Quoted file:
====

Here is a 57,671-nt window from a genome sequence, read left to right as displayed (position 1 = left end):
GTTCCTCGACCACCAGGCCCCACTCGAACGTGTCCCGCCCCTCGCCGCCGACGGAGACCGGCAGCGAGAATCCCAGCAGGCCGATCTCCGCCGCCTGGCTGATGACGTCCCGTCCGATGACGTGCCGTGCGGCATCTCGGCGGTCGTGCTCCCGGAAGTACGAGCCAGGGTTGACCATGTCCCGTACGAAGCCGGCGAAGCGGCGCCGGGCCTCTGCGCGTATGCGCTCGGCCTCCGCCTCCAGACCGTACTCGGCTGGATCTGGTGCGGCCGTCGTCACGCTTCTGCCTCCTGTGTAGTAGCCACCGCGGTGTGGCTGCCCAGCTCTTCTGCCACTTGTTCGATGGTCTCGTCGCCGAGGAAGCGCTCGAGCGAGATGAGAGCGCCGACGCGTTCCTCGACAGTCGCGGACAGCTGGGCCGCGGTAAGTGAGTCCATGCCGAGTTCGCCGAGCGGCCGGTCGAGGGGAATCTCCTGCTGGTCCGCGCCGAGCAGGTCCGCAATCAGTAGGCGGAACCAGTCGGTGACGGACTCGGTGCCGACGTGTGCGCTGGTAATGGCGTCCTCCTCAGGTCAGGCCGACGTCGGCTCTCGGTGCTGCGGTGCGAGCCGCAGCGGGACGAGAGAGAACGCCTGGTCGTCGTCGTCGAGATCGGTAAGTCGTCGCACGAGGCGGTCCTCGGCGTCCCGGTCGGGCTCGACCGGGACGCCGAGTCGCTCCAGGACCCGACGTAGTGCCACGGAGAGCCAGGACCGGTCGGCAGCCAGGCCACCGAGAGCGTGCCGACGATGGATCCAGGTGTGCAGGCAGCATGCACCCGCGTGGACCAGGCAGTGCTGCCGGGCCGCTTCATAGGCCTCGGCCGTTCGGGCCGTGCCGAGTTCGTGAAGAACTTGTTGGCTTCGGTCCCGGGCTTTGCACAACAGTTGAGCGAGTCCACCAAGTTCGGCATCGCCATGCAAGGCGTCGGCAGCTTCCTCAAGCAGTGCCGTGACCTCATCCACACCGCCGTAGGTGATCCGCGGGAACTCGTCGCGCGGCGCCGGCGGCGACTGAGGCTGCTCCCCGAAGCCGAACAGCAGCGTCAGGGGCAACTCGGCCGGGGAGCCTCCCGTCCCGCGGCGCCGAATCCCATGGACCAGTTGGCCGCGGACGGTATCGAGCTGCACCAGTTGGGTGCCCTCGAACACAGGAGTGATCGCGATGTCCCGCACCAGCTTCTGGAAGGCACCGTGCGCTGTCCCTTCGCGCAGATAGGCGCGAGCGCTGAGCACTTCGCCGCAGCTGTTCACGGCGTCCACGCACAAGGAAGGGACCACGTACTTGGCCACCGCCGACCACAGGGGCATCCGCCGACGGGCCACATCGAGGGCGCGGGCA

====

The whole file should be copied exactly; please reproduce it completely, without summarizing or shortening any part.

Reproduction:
Here is a 57,671-nt window from a genome sequence, read left to right as displayed (position 1 = left end):
GTTCCTCGACCACCAGGCCCCACTCGAACGTGTCCCGCCCCTCGCCGCCGACGGAGACCGGCAGCGAGAATCCCAGCAGGCCGATCTCCGCCGCCTGGCTGATGACGTCCCGTCCGATGACGTGCCGTGCGGCATCTCGGCGGTCGTGCTCCCGGAAGTACGAGCCAGGGTTGACCATGTCCCGTACGAAGCCGGCGAAGCGGCGCCGGGCCTCTGCGCGTATGCGCTCGGCCTCCGCCTCCAGACCGTACTCGGCTGGATCTGGTGCGGCCGTCGTCACGCTTCTGCCTCCTGTGTAGTAGCCACCGCGGTGTGGCTGCCCAGCTCTTCTGCCACTTGTTCGATGGTCTCGTCGCCGAGGAAGCGCTCGAGCGAGATGAGAGCGCCGACGCGTTCCTCGACAGTCGCGGACAGCTGGGCCGCGGTAAGTGAGTCCATGCCGAGTTCGCCGAGCGGCCGGTCGAGGGGAATCTCCTGCTGGTCCGCGCCGAGCAGGTCCGCAATCAGTAGGCGGAACCAGTCGGTGACGGACTCGGTGCCGACGTGTGCGCTGGTAATGGCGTCCTCCTCAGGTCAGGCCGACGTCGGCTCTCGGTGCTGCGGTGCGAGCCGCAGCGGGACGAGAGAGAACGCCTGGTCGTCGTCGTCGAGATCGGTAAGTCGTCGCACGAGGCGGTCCTCGGCGTCCCGGTCGGGCTCGACCGGGACGCCGAGTCGCTCCAGGACCCGACGTAGTGCCACGGAGAGCCAGGACCGGTCGGCAGCCAGGCCACCGAGAGCGTGCCGACGATGGATCCAGGTGTGCAGGCAGCATGCACCCGCGTGGACCAGGCAGTGCTGCCGGGCCGCTTCATAGGCCTCGGCCGTTCGGGCCGTGCCGAGTTCGTGAAGAACTTGTTGGCTTCGGTCCCGGGCTTTGCACAACAGTTGAGCGAGTCCACCAAGTTCGGCATCGCCATGCAAGGCGTCGGCAGCTTCCTCAAGCAGTGCCGTGACCTCATCCACACCGCCGTAGGTGATCCGCGGGAACTCGTCGCGCGGCGCCGGCGGCGACTGAGGCTGCTCCCCGAAGCCGAACAGCAGCGTCAGGGGCAACTCGGCCGGGGAGCCTCCCGTCCCGCGGCGCCGAATCCCATGGACCAGTTGGCCGCGGACGGTATCGAGCTGCACCAGTTGGGTGCCCTCGAACACAGGAGTGATCGCGATGTCCCGCACCAGCTTCTGGAAGGCACCGTGCGCTGTCCCTTCGCGCAGATAGGCGCGAGCGCTGAGCACTTCGCCGCAGCTGTTCACGGCGTCCACGCACAAGGAAGGGACCACGTACTTGGCCACCGCCGACCACAGGGGCATCCGCCGACGGGCCACATCGAGGGCGCGGGCA